As we got closer to Greenock, our final destination at the mouth of the Clyde, the Chief Engineer called me into his cabin for one of the few exchanges of words that took place between us in the six months that I had been on the ship. He told me that he was happy with my performance and asked me if I would like to take some leave in the UK and then return to the ship as a junior watch keeping engineer. I didn’t think about the job offer for long (about a micro-second). I told him that I planned to take some leave and then explore other opportunities with some of the other shipping lines. What I really meant was that wild horses would not have got me back on another Hungry Hogarth ship.
And so it was that sometime in June of 1966, while the Rolling Stones were belting out Paint it Black and Lennon and McCartney were singing about paperback writing, I paid off Baron Jedburgh in Greenock and walked down the gangway on a misty Scottish morning to start the next stage of my adventure. The British shipping industry was in the throes of an industrial dispute, the result of which was a major seaman’s strike which was to affect the whole industry and last many weeks.
I had decided the first place I wanted to visit was London, so I caught the overnight train from Glasgow to London Euston. I travelled with big Dave and Paddy, both of whom were also headed that way and we all had sleeper accommodation. There was something very special about being able to sit in the bar of the Dining Car, drink as many cans as I wanted of Watneys Red Barrel or Double Diamond and roll back to my bunk in the Sleeping Car without anyone shaking my arm in the middle of the night and talking about my Daddy’s yacht (which by the way, was a 10 foot clinker-built rowing boat, which I went out in once with my Dad in Smith’s Creek and spent the day getting badly sunburned and catching nothing at all).
I spent a few days in London, gawping for the first time in my life at all those great icons I had read and heard so much about – Westminster Abbey, Buckingham Palace, Big Ben, Tower Bridge, Nelson’s Column – and spent several hours riding around on the Underground feeling like a city boy.
I was flush with funds, having been paid off the ship with six months’ pay, so I probably had about 300 pounds in my pocket. With all this money, I lashed out, hired a car and headed up the M1 to Nottingham where my Auntie Doreen and Uncle Gordon lived. I cannot remember a warmer welcome anywhere than that which I received from the moment I arrived at their home in Calverton. Gordon had previously been a trolleybus conductor with Nottingham City Transport and when the last of the trolleys went off the streets of Nottingham in 1965, he found work as the caretaker of a school in the mining village of Calverton just outside the city. The job came with a little bungalow within the school grounds and they lived there very happily for many years.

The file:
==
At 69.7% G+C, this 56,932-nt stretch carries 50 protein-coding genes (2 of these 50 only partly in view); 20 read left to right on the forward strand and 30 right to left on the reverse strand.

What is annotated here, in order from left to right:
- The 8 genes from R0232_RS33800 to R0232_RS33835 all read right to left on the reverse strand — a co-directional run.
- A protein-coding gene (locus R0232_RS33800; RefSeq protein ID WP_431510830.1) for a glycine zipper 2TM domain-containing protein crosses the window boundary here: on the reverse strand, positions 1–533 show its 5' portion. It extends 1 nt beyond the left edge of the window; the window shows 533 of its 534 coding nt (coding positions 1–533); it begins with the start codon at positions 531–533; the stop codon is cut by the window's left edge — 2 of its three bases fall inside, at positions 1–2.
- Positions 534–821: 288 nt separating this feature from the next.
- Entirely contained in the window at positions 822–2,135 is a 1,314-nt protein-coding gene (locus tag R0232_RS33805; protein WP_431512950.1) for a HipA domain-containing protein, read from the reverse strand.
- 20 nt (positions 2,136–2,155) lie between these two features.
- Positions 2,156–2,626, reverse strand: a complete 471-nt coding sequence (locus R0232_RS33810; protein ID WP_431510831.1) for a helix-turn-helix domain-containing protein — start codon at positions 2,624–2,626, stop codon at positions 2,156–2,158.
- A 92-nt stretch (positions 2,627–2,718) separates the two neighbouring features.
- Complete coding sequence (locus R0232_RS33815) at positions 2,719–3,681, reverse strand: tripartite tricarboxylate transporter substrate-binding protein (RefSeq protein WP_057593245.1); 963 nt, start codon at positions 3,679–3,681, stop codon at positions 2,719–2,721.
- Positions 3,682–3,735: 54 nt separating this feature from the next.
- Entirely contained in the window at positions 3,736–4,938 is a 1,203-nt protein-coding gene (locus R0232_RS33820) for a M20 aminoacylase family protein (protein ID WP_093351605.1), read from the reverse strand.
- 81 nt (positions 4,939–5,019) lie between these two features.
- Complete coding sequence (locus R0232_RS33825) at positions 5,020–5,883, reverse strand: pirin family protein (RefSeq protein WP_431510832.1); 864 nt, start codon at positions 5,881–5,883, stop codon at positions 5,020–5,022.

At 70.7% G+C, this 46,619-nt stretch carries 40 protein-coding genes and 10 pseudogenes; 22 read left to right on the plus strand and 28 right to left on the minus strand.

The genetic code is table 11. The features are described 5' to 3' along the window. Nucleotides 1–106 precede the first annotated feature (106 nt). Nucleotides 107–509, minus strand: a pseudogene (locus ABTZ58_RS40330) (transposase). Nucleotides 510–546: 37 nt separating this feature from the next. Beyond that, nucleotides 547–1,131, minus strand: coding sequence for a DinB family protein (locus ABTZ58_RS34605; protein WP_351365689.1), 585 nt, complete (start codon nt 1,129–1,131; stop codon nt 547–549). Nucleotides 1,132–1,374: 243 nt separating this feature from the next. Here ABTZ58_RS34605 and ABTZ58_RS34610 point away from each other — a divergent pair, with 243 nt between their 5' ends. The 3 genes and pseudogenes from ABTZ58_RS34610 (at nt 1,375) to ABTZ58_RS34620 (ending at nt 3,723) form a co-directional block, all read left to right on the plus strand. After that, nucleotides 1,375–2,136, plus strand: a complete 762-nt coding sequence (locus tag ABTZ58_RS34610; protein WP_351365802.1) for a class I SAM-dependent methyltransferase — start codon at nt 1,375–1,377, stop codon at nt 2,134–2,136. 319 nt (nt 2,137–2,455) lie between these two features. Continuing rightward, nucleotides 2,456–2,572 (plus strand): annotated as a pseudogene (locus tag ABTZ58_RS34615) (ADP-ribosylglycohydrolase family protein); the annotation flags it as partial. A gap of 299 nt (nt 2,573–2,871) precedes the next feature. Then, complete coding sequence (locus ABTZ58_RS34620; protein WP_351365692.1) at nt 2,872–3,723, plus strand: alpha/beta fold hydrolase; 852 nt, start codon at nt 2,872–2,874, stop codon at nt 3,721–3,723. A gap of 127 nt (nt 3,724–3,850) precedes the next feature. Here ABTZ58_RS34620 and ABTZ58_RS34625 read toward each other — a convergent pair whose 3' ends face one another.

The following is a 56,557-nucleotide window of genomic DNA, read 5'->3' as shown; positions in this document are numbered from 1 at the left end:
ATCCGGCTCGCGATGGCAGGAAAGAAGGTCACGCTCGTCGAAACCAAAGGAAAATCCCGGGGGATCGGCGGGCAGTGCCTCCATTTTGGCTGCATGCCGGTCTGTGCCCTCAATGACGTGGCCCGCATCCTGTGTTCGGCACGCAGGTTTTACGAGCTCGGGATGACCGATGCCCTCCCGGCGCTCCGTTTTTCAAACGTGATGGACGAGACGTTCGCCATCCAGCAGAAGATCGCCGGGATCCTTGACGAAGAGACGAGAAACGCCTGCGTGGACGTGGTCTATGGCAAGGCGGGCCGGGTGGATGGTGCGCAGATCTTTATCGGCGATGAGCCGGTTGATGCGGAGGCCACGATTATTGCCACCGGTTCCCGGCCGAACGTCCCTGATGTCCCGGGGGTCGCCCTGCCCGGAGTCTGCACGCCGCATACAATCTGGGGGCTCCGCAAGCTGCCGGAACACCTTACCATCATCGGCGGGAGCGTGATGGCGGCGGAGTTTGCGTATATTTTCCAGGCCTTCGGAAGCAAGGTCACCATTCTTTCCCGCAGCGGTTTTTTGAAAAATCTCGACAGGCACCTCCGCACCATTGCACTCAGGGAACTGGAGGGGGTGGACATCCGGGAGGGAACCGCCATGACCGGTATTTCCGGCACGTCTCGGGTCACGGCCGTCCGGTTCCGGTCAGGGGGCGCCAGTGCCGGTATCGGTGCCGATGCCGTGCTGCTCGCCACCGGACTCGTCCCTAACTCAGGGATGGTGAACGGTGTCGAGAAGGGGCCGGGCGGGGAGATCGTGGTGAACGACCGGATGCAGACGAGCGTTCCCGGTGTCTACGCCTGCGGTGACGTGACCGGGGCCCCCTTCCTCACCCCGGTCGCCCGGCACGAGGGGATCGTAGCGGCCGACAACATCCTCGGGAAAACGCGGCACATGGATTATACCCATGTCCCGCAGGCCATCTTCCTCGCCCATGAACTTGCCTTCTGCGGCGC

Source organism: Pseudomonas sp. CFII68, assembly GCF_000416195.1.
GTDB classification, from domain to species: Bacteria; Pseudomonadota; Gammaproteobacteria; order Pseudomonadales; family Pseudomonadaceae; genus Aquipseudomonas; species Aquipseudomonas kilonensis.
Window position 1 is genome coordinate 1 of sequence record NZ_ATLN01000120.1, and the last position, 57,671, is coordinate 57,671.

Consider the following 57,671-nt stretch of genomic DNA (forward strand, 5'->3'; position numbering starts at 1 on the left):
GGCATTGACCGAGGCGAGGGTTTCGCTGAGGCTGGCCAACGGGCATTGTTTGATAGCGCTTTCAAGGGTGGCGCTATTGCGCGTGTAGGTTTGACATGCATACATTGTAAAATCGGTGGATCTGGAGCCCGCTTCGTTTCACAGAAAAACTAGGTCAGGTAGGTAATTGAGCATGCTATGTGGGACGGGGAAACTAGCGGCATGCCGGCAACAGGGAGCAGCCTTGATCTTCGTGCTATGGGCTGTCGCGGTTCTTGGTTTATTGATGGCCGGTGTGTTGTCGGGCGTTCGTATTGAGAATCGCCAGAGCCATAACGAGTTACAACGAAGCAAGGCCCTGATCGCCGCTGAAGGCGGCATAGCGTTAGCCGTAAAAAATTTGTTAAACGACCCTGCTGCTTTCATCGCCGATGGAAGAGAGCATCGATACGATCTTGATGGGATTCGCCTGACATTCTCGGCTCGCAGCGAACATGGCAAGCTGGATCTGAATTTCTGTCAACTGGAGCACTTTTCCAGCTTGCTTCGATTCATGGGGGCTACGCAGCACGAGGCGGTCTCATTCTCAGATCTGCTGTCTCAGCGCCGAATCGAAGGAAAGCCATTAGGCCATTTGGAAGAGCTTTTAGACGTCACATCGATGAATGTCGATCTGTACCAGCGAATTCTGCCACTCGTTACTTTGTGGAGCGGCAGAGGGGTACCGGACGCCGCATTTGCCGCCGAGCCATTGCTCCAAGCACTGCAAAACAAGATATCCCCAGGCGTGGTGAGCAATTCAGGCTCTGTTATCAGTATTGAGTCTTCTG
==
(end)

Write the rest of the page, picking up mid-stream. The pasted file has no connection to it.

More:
Doreen was my mother’s sister. I had two cousins, Geoffrey who was nine months younger than me and Roger, a couple of years younger than Geoff. Geoffrey had recently left home, having started university in Leicester, so there was a spare room in the bungalow, and Doreen and Gordon could not have made me more welcome. She was like a second mother to me and to this day I remember her with love and affection. She was (and is) a beautiful person. She worked at the hospital, near Nottingham Castle and I would frequently pick her up from work, drive to Calverton and the three of us would share a wonderful meal of egg and chips before Gordon and I would wander up to the Wagon and Horses for a couple of pints. What a wonderful home from home it was (their bungalow in Calverton – not the Wagon and Horses). They had a little three-wheeled Reliant and it broke me up, driving around in this tiddler of a car. Gordon driving, pipe in mouth, me in the passenger seat and Doreen in the back telling us funny little stories about what had happened at work that day. They didn’t feel comfortable having me call them Auntie Doreen and Uncle Gordon, so I used to call them AD and UG. We had some great times.
I probably stayed with them about a month, before heading up to Liverpool looking for my next job. But that will be another story – there is much to tell about the Amazon River, and that wonderful part of the world, the Caribbean.